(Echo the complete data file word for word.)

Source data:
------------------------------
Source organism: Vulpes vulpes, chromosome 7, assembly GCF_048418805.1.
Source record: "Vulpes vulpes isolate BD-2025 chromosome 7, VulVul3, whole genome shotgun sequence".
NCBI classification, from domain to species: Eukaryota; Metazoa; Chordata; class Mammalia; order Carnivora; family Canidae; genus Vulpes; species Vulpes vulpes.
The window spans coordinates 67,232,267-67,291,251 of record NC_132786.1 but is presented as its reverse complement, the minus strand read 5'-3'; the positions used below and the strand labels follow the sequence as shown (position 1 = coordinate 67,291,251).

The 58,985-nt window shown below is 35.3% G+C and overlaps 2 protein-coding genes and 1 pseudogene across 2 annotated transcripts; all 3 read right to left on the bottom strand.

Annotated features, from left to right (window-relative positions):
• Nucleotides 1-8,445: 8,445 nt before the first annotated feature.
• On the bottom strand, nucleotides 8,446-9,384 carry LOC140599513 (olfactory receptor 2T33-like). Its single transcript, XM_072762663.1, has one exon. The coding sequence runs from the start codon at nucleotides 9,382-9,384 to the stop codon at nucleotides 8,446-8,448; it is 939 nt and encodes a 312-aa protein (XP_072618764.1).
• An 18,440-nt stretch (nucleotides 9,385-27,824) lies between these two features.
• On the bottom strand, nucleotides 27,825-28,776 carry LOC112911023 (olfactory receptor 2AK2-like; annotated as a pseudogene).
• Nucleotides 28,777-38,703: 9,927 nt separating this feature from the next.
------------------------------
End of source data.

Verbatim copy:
Source organism: Vulpes vulpes, chromosome 7, assembly GCF_048418805.1.
Source record: "Vulpes vulpes isolate BD-2025 chromosome 7, VulVul3, whole genome shotgun sequence".
NCBI classification, from domain to species: Eukaryota; Metazoa; Chordata; class Mammalia; order Carnivora; family Canidae; genus Vulpes; species Vulpes vulpes.
The window spans coordinates 67,232,267-67,291,251 of record NC_132786.1 but is presented as its reverse complement, the minus strand read 5'-3'; the positions used below and the strand labels follow the sequence as shown (position 1 = coordinate 67,291,251).

The 58,985-nt window shown below is 35.3% G+C and overlaps 2 protein-coding genes and 1 pseudogene across 2 annotated transcripts; all 3 read right to left on the bottom strand.

Annotated features, from left to right (window-relative positions):
• Nucleotides 1-8,445: 8,445 nt before the first annotated feature.
• On the bottom strand, nucleotides 8,446-9,384 carry LOC140599513 (olfactory receptor 2T33-like). Its single transcript, XM_072762663.1, has one exon. The coding sequence runs from the start codon at nucleotides 9,382-9,384 to the stop codon at nucleotides 8,446-8,448; it is 939 nt and encodes a 312-aa protein (XP_072618764.1).
• An 18,440-nt stretch (nucleotides 9,385-27,824) lies between these two features.
• On the bottom strand, nucleotides 27,825-28,776 carry LOC112911023 (olfactory receptor 2AK2-like; annotated as a pseudogene).
• Nucleotides 28,777-38,703: 9,927 nt separating this feature from the next.